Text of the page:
After God, there remains a person competing for my attention that is not my wife.
This person and I would spend a lot of time together.
I found myself thinking of this person before I thought of anyone else.
Basically, I had a love affair…
What I mean is… I loved myself, and I thought only about myself.
I worshiped the unholy trinity: Me, Myself, and I.
THE LOW TIMES
Looking back on it now, I marvel at the irony.
As self-centered as I was, I still felt unloved. What I understood to be love while growing up was a perversion of the truth. I thought I was valuable only when other people told me so.
I had to impress people. I had to be famous. If all eyes were on me, only then would I feel loved. Only then, when I could be happy. It was all about me.
I cared too much about what other people thought of me. When people complimented me, I would turn down their gesture with a false flash of humility. “Hey, look at me, rejecting your praise. Am I not the bomb?”
In college, my college roommate and friends kept this running joke with me. Whenever my roommate received an honor in academics, for instance, he would tell me, “Hey, guess what the university president’s claim to fame is?… She just shook the hand of Kevin Kukla’s roommate!”
I felt so bad about myself that we made it a game. We found excuses to make a big deal out of me. It was a funny attempt to try to make me feel better. I needed the help, because I was depressed.
LEARNING MY TRUE IDENTITY HELPED
I am a child of God (Rom 8:16). I am forgiven (Eph 1:7). I am a new creation (2 Cor 5:17). I can do all things through Christ who strengthens me (Phil 4:13).
These verses and others I memorized while in college. Christ finally got through to me to show me I belonged to Him. He died for me and He wanted me to live for Him.
This surely helped. But it was not enough.
WHEN MY EGO WAS SENTENCED TO DIE
Then the impossible happened.
A woman fell in love with me for who I am. She loved me unconditionally. She taught me about Christ’s love.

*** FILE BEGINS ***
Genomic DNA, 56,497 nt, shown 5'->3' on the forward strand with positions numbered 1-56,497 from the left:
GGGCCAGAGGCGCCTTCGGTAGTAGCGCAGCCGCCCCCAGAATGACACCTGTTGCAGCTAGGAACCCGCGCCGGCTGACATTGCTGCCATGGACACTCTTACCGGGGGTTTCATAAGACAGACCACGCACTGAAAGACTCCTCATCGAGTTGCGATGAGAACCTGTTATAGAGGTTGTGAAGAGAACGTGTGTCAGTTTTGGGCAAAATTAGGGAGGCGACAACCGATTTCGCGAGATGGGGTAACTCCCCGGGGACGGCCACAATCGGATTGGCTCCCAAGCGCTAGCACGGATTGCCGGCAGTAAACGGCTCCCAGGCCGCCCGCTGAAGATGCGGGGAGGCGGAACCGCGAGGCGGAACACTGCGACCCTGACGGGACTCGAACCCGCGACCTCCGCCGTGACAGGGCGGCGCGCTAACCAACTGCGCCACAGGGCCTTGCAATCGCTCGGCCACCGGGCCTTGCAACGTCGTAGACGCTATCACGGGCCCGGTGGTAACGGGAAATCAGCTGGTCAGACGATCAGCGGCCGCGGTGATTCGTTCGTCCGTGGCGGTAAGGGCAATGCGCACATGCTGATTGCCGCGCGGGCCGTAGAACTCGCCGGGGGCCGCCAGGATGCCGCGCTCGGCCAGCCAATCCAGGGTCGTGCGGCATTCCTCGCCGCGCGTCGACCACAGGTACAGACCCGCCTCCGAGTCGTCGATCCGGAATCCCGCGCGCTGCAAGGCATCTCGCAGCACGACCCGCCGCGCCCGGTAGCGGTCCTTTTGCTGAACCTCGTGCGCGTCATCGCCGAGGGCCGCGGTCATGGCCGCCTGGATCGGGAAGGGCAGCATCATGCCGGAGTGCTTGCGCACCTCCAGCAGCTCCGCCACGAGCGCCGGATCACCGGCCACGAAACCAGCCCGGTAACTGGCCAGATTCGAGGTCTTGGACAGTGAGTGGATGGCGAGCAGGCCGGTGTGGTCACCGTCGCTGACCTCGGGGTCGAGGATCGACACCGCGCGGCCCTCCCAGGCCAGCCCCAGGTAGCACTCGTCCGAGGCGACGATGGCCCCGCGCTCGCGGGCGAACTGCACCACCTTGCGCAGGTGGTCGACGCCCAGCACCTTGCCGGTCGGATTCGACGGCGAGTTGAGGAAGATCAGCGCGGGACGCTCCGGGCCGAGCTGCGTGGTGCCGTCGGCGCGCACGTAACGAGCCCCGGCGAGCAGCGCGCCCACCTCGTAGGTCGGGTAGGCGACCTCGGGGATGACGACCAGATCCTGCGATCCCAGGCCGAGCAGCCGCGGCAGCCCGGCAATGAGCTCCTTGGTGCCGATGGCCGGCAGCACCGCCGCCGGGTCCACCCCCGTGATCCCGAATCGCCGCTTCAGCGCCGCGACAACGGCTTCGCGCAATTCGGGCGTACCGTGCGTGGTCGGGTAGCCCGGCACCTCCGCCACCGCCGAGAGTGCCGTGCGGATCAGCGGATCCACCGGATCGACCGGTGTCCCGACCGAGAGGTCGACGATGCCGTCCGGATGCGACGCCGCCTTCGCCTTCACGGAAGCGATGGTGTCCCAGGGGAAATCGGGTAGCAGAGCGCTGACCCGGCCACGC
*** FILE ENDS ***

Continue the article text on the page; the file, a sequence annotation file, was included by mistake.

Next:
It was flattering, to say the least. She put up with me and was patient with me. She went out of her way to do things to make me happy. A concept I never really understood until then.
She would cook me wonderful meals. She would patiently listen to me ramble on—I can be a talker! This woman accepted me for who I was.
I wasn’t going to let her go. I chose to marry her. Over six years later, I remain happily married to my wonderful bride, Milissa.
My ego was sweating now. My self-worship was on high alert. Alarms were going on in my head.
I had to die to self. I had to move aside. This woman was now under my headship and I was put in charge of getting her to Heaven.
THE LOVE AFFAIR WOULD TEMPT ME
She asked me to put the toilet seat down. She wanted me to make the bed. I wasn’t enjoying being told what to do.
Then she wanted me to tell her sweet things and she asked me to pay close attention to her moods. If she felt sad, she wanted me to express empathy. When she was happy she wanted me to be happy for her and smile with her.
It may sound so simple, but this did not come easy to me. Why was I expected to pay attention to her? It was so much work to guess what she needed.
Figuring out what she needed me to do in order to be happy—like an occasional shoulder rub, or a certain dessert after dinner, or flowers—meant I didn’t have as much time to spend thinking about my unholy trinity.
I rebelled at times. I resisted what was happening. She was teaching me what love was, and I was slow to catch on.
THE DEATH KNELL
Having kids sure changes you. It forces you to become a better person.
It’s 3 a.m. and the little one needs a diaper change. It’s dinner time and your food has gone cold, because the child needs consoling. It’s 8 p.m., so it’s already time to leave the friends’ house, because it’s already past the baby’s bedtime.
And so it goes as a parent.
But then you see your baby smile at you, and you melt. You see her laugh and you want to capture that moment for all eternity. You realize it is all worth it.
You become so preoccupied with the child, you lose most your free time. When you add more children, the demands on your time grow little by little.
Then one day, I remember pouring a drink of milk for one of my children, without her even asking for it. When I gave it to her, her face lit up. She thanked me for it and slurped it down.
Something clicked in my head. I just made an act of love that had been so foreign to me before having my wife and kids. Something I did for one of them, purely out of my desire to please them, made them happy.
Forget what I wanted or needed. It didn’t matter what I had time for or didn’t. She would be happy with a cup of milk, and I gave it to her.
As I soon learned by having children, I am not left with much time to pay homage to me. My unholy trinity has been neglected.
This is how I can say my wife and children make me a better person. They taught me what love is.
Love is sacrifice. Love is self-denial. Love is thinking of yourself less often. Love is putting others’ needs ahead of your own.
As a husband and father, I am forced to do this. It is not always easy, but I do my best.
I want no part of my love affair… with myself.
Can anyone else relate?
How has your marriage made you a better person?
Please sound off below!
This all reminds me of a song by MercyMe, called “So Long Self.” Enjoy!